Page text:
economics  economy  work  Entertainment_and_Lifestyles  power_materials 
december 2016 by Jibarosoy
Crate Expectations | City Limits
The problem was Big City Forest, the LDC’s for-profit subsidiary. The company sold hundreds of pieces of furniture to individuals and upscale shops like Soho’s tony Terra Verde, but the staff simply couldn’t build its market fast enough. Last January, facing a debt of than $750,000, Bronx 2000’s board of directors voted to shut the operations down. Big City Forest had a popular product, an engaging social mission and environmental cachet. But like many small businesses, it stumbled when it made an ambitious leap to expand. For two years, staff pitched presentations to interested outside investors, but no one was willing to sign on.
Fair  Latino  bronx  economy  inequality  policy  jobs  work  Latinos_y_Eco_Crisis  latino_war 
january 2016 by Jibarosoy
Consolidating Power | Portside
There is already an interesting phrase in Gramsci’s work from 1919 saying that organizing in the workplace and having workplace councils is all well, but we should have neighborhood councils, too. And the neighborhood councils, he said, have a better understanding of what the conditions of the whole working class are compared to the sectoral understanding of workplace organizing. Workplace organizers used to know very well what a steelworker was, but they didn’t understand what the proletariat was about as a whole. The neighborhood organization would then include for example the street cleaners, the house workers, the delivery drivers. Gramsci never really took this up and said: ‘come on, the Communist Party should organize neighborhood assemblies!’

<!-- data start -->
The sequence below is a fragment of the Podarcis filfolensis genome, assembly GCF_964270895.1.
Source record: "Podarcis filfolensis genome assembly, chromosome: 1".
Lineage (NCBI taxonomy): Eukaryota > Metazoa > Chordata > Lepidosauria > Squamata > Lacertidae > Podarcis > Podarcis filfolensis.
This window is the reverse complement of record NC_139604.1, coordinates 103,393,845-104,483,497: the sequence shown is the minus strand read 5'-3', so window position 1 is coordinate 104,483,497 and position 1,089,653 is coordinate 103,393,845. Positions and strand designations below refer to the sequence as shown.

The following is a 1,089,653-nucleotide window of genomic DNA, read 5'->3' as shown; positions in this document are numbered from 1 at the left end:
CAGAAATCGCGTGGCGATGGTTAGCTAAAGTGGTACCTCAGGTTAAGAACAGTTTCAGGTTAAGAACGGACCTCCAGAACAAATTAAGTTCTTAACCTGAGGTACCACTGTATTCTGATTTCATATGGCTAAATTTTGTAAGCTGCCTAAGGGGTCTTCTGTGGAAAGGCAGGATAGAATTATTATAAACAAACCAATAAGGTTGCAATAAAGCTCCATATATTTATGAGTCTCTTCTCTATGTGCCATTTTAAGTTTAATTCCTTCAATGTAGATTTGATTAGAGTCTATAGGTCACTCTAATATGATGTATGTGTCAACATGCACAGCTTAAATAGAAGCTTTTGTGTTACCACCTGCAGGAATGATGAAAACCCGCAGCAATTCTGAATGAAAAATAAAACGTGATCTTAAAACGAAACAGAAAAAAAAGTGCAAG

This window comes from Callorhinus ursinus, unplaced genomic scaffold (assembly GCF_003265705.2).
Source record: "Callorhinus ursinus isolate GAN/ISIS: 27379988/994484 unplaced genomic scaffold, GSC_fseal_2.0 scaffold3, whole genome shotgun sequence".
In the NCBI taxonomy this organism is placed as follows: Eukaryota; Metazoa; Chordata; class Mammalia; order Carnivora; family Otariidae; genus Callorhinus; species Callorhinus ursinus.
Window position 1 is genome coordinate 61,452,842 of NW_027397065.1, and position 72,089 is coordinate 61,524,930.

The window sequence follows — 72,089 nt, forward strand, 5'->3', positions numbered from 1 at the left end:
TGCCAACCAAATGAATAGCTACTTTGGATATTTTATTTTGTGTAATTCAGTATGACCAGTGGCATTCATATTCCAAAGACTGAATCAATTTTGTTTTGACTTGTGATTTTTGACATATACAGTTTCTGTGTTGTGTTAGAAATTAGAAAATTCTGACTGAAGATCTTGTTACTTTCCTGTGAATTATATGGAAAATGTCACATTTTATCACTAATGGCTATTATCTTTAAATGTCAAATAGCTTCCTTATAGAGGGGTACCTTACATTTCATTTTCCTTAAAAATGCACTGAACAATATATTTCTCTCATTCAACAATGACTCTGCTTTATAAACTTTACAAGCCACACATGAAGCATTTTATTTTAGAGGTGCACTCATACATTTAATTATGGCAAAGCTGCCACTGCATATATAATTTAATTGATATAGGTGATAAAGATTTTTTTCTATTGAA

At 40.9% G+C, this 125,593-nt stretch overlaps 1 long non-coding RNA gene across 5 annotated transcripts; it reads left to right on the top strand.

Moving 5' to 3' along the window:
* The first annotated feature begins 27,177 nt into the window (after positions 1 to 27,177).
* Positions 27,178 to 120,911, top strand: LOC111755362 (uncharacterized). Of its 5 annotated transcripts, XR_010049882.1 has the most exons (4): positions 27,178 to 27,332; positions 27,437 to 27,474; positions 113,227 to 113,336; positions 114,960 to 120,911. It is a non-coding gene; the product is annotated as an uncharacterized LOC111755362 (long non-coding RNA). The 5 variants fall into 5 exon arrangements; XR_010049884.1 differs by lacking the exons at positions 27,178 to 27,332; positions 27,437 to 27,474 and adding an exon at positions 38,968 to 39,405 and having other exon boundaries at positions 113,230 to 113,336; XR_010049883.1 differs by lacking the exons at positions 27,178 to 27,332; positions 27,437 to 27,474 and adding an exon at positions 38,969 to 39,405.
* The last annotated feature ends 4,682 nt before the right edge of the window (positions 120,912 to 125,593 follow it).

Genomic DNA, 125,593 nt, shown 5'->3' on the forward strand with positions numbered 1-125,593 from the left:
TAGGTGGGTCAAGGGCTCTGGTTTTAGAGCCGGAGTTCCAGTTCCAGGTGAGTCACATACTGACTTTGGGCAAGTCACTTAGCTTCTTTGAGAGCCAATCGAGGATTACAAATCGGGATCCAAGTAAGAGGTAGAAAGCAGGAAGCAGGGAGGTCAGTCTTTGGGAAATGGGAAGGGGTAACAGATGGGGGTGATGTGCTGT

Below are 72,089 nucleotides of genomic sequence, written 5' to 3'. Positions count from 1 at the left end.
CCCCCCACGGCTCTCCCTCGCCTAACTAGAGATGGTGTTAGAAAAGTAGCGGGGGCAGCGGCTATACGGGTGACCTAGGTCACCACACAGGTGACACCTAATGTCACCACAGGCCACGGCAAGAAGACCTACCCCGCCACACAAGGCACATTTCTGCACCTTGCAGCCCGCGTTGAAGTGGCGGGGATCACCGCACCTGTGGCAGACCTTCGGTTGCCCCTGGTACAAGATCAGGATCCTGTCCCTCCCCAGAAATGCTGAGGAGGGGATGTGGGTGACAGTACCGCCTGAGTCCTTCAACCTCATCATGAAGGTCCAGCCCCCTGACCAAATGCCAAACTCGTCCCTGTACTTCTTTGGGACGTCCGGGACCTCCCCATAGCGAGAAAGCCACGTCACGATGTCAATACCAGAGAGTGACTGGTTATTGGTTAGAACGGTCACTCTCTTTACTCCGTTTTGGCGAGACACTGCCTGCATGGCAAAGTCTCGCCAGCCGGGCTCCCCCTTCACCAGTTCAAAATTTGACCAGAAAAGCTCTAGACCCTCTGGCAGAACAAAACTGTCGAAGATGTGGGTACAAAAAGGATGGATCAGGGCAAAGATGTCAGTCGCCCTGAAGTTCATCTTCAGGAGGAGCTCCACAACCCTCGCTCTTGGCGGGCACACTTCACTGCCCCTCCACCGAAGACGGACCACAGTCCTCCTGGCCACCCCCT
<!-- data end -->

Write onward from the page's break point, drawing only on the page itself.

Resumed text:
Hayduk  article  latino  war  proposal  state  power_materials  Fair  class  work  latino_war 
december 2015 by Jibarosoy
LIU - The Wal-Mart University
The Super top-paid Administration at LIU led by President Kimberly Cline wants to
LIU  work  LIUBLC 
december 2015 by Jibarosoy
Why What You Learned in Preschool Is Crucial at Work - The New York Times
Yet skills like cooperation, empathy and flexibility have become increasingly vital in modern-day work. Occupations that require strong social skills have grown much more than others since 1980, according to new research. And the only occupations that have shown consistent wage growth since 2000 require both cognitive and social skills.
learning  communities  activities  teaching  mindset  LIU  psychology  economics  work 
october 2015 by Jibarosoy
What Jobs Will the Robots Take? - Derek Thompson - The Atlantic
Indeed, Frey and Osborne project that the next wave of computer progress will continue to shred human work where it already has: manufacturing, administrative support, retail, and transportation. Most remaining factory jobs are "likely to diminish over the next decades," they write. Cashiers, counter clerks, and telemarketers are similarly endangered. On the far right side of this graph, you can see the industry breakdown of the 47 percent of jobs they consider at "high risk."
work  economy  Keynesism_y_Globalization  inequality  jobs  political  science 
january 2014 by Jibarosoy